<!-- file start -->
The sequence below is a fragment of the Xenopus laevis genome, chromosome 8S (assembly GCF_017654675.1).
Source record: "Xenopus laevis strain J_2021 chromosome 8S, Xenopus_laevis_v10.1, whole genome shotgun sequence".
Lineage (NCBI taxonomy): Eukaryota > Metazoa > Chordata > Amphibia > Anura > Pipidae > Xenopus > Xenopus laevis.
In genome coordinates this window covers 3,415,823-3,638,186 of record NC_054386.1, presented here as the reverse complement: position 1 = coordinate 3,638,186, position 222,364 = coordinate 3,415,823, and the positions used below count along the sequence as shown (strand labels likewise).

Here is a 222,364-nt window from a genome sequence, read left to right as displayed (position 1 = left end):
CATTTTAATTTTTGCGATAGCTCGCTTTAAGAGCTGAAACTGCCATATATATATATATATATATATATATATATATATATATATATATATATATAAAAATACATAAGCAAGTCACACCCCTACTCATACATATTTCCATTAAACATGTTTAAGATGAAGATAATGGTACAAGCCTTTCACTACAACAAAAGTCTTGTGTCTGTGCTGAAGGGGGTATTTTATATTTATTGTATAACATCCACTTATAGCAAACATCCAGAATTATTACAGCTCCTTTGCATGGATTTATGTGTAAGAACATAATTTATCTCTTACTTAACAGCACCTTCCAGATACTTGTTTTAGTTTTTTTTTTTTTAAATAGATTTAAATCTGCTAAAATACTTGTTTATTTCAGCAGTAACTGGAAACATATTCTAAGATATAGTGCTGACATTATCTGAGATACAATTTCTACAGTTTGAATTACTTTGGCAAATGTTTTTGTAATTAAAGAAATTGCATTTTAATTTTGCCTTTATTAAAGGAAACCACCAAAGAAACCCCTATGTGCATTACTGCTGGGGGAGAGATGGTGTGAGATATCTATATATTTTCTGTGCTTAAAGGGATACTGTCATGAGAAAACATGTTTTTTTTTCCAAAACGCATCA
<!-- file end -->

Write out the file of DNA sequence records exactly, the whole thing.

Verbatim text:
The sequence below is a fragment of the Xenopus laevis genome, chromosome 8S (assembly GCF_017654675.1).
Source record: "Xenopus laevis strain J_2021 chromosome 8S, Xenopus_laevis_v10.1, whole genome shotgun sequence".
Lineage (NCBI taxonomy): Eukaryota > Metazoa > Chordata > Amphibia > Anura > Pipidae > Xenopus > Xenopus laevis.
In genome coordinates this window covers 3,415,823-3,638,186 of record NC_054386.1, presented here as the reverse complement: position 1 = coordinate 3,638,186, position 222,364 = coordinate 3,415,823, and the positions used below count along the sequence as shown (strand labels likewise).

Here is a 222,364-nt window from a genome sequence, read left to right as displayed (position 1 = left end):
CATTTTAATTTTTGCGATAGCTCGCTTTAAGAGCTGAAACTGCCATATATATATATATATATATATATATATATATATATATATATATATATATAAAAATACATAAGCAAGTCACACCCCTACTCATACATATTTCCATTAAACATGTTTAAGATGAAGATAATGGTACAAGCCTTTCACTACAACAAAAGTCTTGTGTCTGTGCTGAAGGGGGTATTTTATATTTATTGTATAACATCCACTTATAGCAAACATCCAGAATTATTACAGCTCCTTTGCATGGATTTATGTGTAAGAACATAATTTATCTCTTACTTAACAGCACCTTCCAGATACTTGTTTTAGTTTTTTTTTTTTTAAATAGATTTAAATCTGCTAAAATACTTGTTTATTTCAGCAGTAACTGGAAACATATTCTAAGATATAGTGCTGACATTATCTGAGATACAATTTCTACAGTTTGAATTACTTTGGCAAATGTTTTTGTAATTAAAGAAATTGCATTTTAATTTTGCCTTTATTAAAGGAAACCACCAAAGAAACCCCTATGTGCATTACTGCTGGGGGAGAGATGGTGTGAGATATCTATATATTTTCTGTGCTTAAAGGGATACTGTCATGAGAAAACATGTTTTTTTTTCCAAAACGCATCA